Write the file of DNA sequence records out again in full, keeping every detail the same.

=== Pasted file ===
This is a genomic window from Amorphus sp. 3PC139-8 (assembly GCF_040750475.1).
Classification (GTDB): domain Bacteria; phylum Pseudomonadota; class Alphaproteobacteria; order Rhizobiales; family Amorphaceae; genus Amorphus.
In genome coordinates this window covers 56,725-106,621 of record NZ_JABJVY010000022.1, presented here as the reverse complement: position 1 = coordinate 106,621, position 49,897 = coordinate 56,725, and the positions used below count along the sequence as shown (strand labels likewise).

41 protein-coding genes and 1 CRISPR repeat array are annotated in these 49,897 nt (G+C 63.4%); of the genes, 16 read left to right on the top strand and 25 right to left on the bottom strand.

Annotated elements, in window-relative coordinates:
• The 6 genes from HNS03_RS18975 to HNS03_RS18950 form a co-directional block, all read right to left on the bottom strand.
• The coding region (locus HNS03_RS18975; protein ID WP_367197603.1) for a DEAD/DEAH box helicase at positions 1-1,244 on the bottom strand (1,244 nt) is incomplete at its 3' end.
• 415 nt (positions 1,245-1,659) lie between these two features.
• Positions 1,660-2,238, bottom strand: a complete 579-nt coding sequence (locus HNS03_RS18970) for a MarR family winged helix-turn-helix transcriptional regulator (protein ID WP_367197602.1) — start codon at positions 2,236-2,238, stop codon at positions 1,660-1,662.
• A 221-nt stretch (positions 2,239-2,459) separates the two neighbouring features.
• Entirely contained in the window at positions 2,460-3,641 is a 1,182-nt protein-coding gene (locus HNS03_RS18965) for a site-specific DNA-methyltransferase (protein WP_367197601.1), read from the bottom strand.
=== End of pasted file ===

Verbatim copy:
This is a genomic window from Amorphus sp. 3PC139-8 (assembly GCF_040750475.1).
Classification (GTDB): domain Bacteria; phylum Pseudomonadota; class Alphaproteobacteria; order Rhizobiales; family Amorphaceae; genus Amorphus.
In genome coordinates this window covers 56,725-106,621 of record NZ_JABJVY010000022.1, presented here as the reverse complement: position 1 = coordinate 106,621, position 49,897 = coordinate 56,725, and the positions used below count along the sequence as shown (strand labels likewise).

41 protein-coding genes and 1 CRISPR repeat array are annotated in these 49,897 nt (G+C 63.4%); of the genes, 16 read left to right on the top strand and 25 right to left on the bottom strand.

Annotated elements, in window-relative coordinates:
• The 6 genes from HNS03_RS18975 to HNS03_RS18950 form a co-directional block, all read right to left on the bottom strand.
• The coding region (locus HNS03_RS18975; protein ID WP_367197603.1) for a DEAD/DEAH box helicase at positions 1-1,244 on the bottom strand (1,244 nt) is incomplete at its 3' end.
• 415 nt (positions 1,245-1,659) lie between these two features.
• Positions 1,660-2,238, bottom strand: a complete 579-nt coding sequence (locus HNS03_RS18970) for a MarR family winged helix-turn-helix transcriptional regulator (protein ID WP_367197602.1) — start codon at positions 2,236-2,238, stop codon at positions 1,660-1,662.
• A 221-nt stretch (positions 2,239-2,459) separates the two neighbouring features.
• Entirely contained in the window at positions 2,460-3,641 is a 1,182-nt protein-coding gene (locus HNS03_RS18965) for a site-specific DNA-methyltransferase (protein WP_367197601.1), read from the bottom strand.